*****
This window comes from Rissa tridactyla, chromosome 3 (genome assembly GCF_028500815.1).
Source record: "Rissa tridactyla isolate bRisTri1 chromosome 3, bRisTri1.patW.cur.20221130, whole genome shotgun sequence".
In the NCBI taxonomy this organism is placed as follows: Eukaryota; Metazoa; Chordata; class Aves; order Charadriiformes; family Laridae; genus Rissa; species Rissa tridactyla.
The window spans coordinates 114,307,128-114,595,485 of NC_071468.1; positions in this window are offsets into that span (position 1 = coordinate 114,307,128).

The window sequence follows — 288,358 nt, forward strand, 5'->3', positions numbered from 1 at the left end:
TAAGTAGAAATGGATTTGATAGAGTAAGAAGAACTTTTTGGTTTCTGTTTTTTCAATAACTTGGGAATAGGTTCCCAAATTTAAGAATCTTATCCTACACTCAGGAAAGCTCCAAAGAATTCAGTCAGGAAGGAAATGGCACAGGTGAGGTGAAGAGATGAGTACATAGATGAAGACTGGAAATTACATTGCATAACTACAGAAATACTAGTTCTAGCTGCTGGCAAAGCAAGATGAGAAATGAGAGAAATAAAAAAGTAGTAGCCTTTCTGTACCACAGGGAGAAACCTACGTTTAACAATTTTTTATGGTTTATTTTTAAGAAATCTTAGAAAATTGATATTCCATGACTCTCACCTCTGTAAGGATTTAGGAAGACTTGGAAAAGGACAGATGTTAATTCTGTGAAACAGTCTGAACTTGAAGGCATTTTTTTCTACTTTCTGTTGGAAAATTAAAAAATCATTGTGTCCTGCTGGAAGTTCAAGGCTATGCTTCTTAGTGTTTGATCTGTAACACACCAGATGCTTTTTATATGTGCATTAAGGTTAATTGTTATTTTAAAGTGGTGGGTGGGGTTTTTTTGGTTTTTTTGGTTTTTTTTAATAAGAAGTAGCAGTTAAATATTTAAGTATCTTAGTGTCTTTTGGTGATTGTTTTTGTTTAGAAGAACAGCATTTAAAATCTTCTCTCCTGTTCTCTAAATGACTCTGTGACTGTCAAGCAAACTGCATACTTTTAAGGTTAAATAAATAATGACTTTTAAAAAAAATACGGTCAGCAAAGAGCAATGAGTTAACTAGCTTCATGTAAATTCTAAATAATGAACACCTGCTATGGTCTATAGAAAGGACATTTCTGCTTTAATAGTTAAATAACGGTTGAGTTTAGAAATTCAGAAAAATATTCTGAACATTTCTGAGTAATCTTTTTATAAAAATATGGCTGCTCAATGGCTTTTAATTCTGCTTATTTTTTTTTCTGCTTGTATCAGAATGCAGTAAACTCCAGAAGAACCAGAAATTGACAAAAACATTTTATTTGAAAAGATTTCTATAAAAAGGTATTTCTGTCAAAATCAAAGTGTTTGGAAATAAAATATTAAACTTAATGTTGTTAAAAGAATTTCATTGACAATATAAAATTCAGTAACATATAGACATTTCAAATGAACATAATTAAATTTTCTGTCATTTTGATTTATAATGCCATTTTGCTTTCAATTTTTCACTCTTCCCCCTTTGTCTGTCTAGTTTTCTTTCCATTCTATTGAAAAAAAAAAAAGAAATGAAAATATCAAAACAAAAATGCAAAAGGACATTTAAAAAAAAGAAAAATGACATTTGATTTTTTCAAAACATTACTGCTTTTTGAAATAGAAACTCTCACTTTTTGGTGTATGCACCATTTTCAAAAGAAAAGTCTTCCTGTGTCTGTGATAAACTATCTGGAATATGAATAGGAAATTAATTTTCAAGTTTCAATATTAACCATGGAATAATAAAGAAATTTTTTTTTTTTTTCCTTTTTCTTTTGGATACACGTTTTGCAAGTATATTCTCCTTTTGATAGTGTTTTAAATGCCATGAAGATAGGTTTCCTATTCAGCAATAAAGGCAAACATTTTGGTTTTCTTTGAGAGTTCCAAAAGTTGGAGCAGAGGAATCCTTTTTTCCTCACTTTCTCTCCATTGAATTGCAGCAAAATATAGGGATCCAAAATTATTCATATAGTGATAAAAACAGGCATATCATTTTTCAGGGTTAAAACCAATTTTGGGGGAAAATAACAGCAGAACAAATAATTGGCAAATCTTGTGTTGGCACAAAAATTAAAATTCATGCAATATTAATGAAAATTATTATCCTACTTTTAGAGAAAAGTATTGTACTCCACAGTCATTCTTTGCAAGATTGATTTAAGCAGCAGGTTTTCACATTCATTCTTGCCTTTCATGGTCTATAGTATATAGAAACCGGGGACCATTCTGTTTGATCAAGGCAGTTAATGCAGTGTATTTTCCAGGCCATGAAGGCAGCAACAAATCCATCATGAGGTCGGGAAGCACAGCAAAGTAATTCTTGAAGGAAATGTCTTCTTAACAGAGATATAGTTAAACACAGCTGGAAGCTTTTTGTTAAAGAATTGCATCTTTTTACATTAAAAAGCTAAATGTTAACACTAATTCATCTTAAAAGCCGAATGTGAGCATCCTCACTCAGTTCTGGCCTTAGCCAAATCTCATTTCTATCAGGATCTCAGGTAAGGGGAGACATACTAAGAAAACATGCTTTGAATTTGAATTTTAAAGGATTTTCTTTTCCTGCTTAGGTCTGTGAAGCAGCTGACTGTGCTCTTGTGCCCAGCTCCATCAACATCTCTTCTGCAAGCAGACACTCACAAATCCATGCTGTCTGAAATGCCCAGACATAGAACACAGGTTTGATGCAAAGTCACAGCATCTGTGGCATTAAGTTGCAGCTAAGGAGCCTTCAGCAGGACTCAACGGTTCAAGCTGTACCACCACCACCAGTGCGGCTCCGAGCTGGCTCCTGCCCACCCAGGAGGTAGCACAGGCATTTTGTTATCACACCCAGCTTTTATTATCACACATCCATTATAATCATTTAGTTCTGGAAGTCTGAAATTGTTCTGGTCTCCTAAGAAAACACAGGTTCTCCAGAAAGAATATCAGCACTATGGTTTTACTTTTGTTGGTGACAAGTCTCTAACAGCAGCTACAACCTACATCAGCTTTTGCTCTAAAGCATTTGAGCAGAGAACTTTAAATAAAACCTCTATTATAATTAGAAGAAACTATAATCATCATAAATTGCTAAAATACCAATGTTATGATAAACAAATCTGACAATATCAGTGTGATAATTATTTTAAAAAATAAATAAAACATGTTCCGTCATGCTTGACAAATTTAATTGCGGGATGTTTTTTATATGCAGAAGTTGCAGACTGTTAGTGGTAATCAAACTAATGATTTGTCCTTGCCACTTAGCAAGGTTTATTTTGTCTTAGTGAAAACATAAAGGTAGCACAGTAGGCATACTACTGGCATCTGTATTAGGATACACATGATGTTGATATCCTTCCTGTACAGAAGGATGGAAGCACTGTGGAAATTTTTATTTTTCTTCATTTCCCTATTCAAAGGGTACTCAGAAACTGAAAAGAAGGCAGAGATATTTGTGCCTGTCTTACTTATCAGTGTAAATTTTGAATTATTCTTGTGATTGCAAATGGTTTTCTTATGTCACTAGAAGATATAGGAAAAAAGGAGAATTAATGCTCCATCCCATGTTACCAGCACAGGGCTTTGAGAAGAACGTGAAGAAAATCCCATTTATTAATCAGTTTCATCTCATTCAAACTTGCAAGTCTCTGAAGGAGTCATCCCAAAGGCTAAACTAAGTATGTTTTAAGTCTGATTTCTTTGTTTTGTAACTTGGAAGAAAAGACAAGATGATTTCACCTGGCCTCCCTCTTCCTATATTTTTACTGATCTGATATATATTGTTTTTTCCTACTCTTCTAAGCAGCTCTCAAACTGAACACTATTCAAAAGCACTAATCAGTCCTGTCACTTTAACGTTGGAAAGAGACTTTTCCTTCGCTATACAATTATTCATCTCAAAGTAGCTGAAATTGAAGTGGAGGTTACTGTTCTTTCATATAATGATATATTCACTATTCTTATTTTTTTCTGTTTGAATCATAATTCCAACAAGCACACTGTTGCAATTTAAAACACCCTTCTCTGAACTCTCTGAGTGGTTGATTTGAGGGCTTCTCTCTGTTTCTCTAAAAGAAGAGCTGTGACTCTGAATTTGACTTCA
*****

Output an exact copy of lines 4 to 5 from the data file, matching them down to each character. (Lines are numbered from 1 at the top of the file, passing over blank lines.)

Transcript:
The window spans coordinates 114,307,128-114,595,485 of NC_071468.1; positions in this window are offsets into that span (position 1 = coordinate 114,307,128).

The window sequence follows — 288,358 nt, forward strand, 5'->3', positions numbered from 1 at the left end: